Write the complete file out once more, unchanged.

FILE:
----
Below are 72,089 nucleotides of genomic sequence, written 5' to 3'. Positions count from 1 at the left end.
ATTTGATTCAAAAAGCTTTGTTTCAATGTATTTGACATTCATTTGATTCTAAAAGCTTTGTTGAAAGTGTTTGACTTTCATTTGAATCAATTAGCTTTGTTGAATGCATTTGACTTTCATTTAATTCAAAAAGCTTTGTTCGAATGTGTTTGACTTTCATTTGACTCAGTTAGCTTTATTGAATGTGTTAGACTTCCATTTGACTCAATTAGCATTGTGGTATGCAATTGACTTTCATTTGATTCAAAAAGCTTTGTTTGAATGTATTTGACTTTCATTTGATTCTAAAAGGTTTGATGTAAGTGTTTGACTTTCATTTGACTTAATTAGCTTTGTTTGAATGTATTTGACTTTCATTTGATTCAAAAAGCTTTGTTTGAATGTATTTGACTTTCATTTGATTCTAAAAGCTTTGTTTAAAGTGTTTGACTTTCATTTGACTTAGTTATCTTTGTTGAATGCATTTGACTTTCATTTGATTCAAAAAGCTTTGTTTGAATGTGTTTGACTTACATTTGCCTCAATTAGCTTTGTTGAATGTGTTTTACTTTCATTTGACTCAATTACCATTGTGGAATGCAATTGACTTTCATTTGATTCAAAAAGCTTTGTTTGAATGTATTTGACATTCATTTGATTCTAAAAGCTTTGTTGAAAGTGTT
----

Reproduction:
Below are 72,089 nucleotides of genomic sequence, written 5' to 3'. Positions count from 1 at the left end.
ATTTGATTCAAAAAGCTTTGTTTCAATGTATTTGACATTCATTTGATTCTAAAAGCTTTGTTGAAAGTGTTTGACTTTCATTTGAATCAATTAGCTTTGTTGAATGCATTTGACTTTCATTTAATTCAAAAAGCTTTGTTCGAATGTGTTTGACTTTCATTTGACTCAGTTAGCTTTATTGAATGTGTTAGACTTCCATTTGACTCAATTAGCATTGTGGTATGCAATTGACTTTCATTTGATTCAAAAAGCTTTGTTTGAATGTATTTGACTTTCATTTGATTCTAAAAGGTTTGATGTAAGTGTTTGACTTTCATTTGACTTAATTAGCTTTGTTTGAATGTATTTGACTTTCATTTGATTCAAAAAGCTTTGTTTGAATGTATTTGACTTTCATTTGATTCTAAAAGCTTTGTTTAAAGTGTTTGACTTTCATTTGACTTAGTTATCTTTGTTGAATGCATTTGACTTTCATTTGATTCAAAAAGCTTTGTTTGAATGTGTTTGACTTACATTTGCCTCAATTAGCTTTGTTGAATGTGTTTTACTTTCATTTGACTCAATTACCATTGTGGAATGCAATTGACTTTCATTTGATTCAAAAAGCTTTGTTTGAATGTATTTGACATTCATTTGATTCTAAAAGCTTTGTTGAAAGTGTT